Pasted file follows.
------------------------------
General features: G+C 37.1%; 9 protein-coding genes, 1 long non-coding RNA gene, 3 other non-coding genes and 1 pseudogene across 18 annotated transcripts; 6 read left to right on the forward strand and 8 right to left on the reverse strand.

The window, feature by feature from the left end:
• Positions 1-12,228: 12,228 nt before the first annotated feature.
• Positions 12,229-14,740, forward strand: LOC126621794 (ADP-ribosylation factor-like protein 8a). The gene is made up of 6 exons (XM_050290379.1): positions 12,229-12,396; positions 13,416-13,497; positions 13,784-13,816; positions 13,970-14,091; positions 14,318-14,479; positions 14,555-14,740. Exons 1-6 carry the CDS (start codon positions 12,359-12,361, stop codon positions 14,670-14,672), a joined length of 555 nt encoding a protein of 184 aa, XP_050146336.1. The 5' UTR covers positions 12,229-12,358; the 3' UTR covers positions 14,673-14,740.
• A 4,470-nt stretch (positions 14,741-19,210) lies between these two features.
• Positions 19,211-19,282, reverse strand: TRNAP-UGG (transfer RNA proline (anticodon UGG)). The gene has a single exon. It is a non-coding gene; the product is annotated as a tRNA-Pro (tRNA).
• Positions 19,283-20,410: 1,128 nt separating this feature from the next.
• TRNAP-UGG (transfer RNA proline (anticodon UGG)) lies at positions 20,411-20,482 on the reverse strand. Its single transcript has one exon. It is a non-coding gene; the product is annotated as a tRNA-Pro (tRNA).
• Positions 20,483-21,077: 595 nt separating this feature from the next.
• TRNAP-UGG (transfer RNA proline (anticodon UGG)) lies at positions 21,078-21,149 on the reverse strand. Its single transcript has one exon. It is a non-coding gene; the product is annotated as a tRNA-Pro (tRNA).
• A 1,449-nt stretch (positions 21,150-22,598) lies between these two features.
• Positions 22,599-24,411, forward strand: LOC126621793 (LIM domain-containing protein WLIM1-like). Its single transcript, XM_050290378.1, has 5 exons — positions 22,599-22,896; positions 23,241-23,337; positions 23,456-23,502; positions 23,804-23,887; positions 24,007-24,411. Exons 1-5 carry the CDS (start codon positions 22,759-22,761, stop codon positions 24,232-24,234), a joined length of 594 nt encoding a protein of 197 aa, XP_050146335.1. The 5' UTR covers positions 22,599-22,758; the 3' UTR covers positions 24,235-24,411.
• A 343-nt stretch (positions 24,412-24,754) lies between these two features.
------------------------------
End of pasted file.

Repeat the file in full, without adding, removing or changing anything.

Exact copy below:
General features: G+C 37.1%; 9 protein-coding genes, 1 long non-coding RNA gene, 3 other non-coding genes and 1 pseudogene across 18 annotated transcripts; 6 read left to right on the forward strand and 8 right to left on the reverse strand.

The window, feature by feature from the left end:
• Positions 1-12,228: 12,228 nt before the first annotated feature.
• Positions 12,229-14,740, forward strand: LOC126621794 (ADP-ribosylation factor-like protein 8a). The gene is made up of 6 exons (XM_050290379.1): positions 12,229-12,396; positions 13,416-13,497; positions 13,784-13,816; positions 13,970-14,091; positions 14,318-14,479; positions 14,555-14,740. Exons 1-6 carry the CDS (start codon positions 12,359-12,361, stop codon positions 14,670-14,672), a joined length of 555 nt encoding a protein of 184 aa, XP_050146336.1. The 5' UTR covers positions 12,229-12,358; the 3' UTR covers positions 14,673-14,740.
• A 4,470-nt stretch (positions 14,741-19,210) lies between these two features.
• Positions 19,211-19,282, reverse strand: TRNAP-UGG (transfer RNA proline (anticodon UGG)). The gene has a single exon. It is a non-coding gene; the product is annotated as a tRNA-Pro (tRNA).
• Positions 19,283-20,410: 1,128 nt separating this feature from the next.
• TRNAP-UGG (transfer RNA proline (anticodon UGG)) lies at positions 20,411-20,482 on the reverse strand. Its single transcript has one exon. It is a non-coding gene; the product is annotated as a tRNA-Pro (tRNA).
• Positions 20,483-21,077: 595 nt separating this feature from the next.
• TRNAP-UGG (transfer RNA proline (anticodon UGG)) lies at positions 21,078-21,149 on the reverse strand. Its single transcript has one exon. It is a non-coding gene; the product is annotated as a tRNA-Pro (tRNA).
• A 1,449-nt stretch (positions 21,150-22,598) lies between these two features.
• Positions 22,599-24,411, forward strand: LOC126621793 (LIM domain-containing protein WLIM1-like). Its single transcript, XM_050290378.1, has 5 exons — positions 22,599-22,896; positions 23,241-23,337; positions 23,456-23,502; positions 23,804-23,887; positions 24,007-24,411. Exons 1-5 carry the CDS (start codon positions 22,759-22,761, stop codon positions 24,232-24,234), a joined length of 594 nt encoding a protein of 197 aa, XP_050146335.1. The 5' UTR covers positions 22,599-22,758; the 3' UTR covers positions 24,235-24,411.
• A 343-nt stretch (positions 24,412-24,754) lies between these two features.